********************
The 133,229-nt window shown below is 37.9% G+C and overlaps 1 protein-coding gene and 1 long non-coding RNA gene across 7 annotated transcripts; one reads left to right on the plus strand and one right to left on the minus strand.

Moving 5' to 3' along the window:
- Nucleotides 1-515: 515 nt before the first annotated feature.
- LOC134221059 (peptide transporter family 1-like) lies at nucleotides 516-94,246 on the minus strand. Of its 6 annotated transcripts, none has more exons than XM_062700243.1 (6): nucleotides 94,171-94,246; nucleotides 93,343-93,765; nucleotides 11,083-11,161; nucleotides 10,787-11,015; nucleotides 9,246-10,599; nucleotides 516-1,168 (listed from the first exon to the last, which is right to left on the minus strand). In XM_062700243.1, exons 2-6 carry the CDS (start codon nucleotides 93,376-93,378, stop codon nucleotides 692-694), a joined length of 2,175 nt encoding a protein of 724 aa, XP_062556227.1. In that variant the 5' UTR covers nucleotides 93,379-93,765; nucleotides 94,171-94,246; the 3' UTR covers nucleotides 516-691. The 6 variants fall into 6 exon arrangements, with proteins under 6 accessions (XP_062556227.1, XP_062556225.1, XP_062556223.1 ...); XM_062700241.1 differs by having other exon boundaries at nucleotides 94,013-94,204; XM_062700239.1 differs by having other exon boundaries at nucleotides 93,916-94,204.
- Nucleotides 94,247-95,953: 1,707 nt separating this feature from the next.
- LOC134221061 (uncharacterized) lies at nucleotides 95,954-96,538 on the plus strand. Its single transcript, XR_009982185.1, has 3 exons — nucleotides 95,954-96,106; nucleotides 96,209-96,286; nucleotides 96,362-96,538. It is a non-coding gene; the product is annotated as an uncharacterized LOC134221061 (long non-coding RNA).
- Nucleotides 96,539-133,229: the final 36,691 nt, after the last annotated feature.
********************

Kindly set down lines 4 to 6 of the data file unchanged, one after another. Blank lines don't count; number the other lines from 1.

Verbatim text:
- LOC134221059 (peptide transporter family 1-like) lies at nucleotides 516-94,246 on the minus strand. Of its 6 annotated transcripts, none has more exons than XM_062700243.1 (6): nucleotides 94,171-94,246; nucleotides 93,343-93,765; nucleotides 11,083-11,161; nucleotides 10,787-11,015; nucleotides 9,246-10,599; nucleotides 516-1,168 (listed from the first exon to the last, which is right to left on the minus strand). In XM_062700243.1, exons 2-6 carry the CDS (start codon nucleotides 93,376-93,378, stop codon nucleotides 692-694), a joined length of 2,175 nt encoding a protein of 724 aa, XP_062556227.1. In that variant the 5' UTR covers nucleotides 93,379-93,765; nucleotides 94,171-94,246; the 3' UTR covers nucleotides 516-691. The 6 variants fall into 6 exon arrangements, with proteins under 6 accessions (XP_062556227.1, XP_062556225.1, XP_062556223.1 ...); XM_062700241.1 differs by having other exon boundaries at nucleotides 94,013-94,204; XM_062700239.1 differs by having other exon boundaries at nucleotides 93,916-94,204.
- Nucleotides 94,247-95,953: 1,707 nt separating this feature from the next.
- LOC134221061 (uncharacterized) lies at nucleotides 95,954-96,538 on the plus strand. Its single transcript, XR_009982185.1, has 3 exons — nucleotides 95,954-96,106; nucleotides 96,209-96,286; nucleotides 96,362-96,538. It is a non-coding gene; the product is annotated as an uncharacterized LOC134221061 (long non-coding RNA).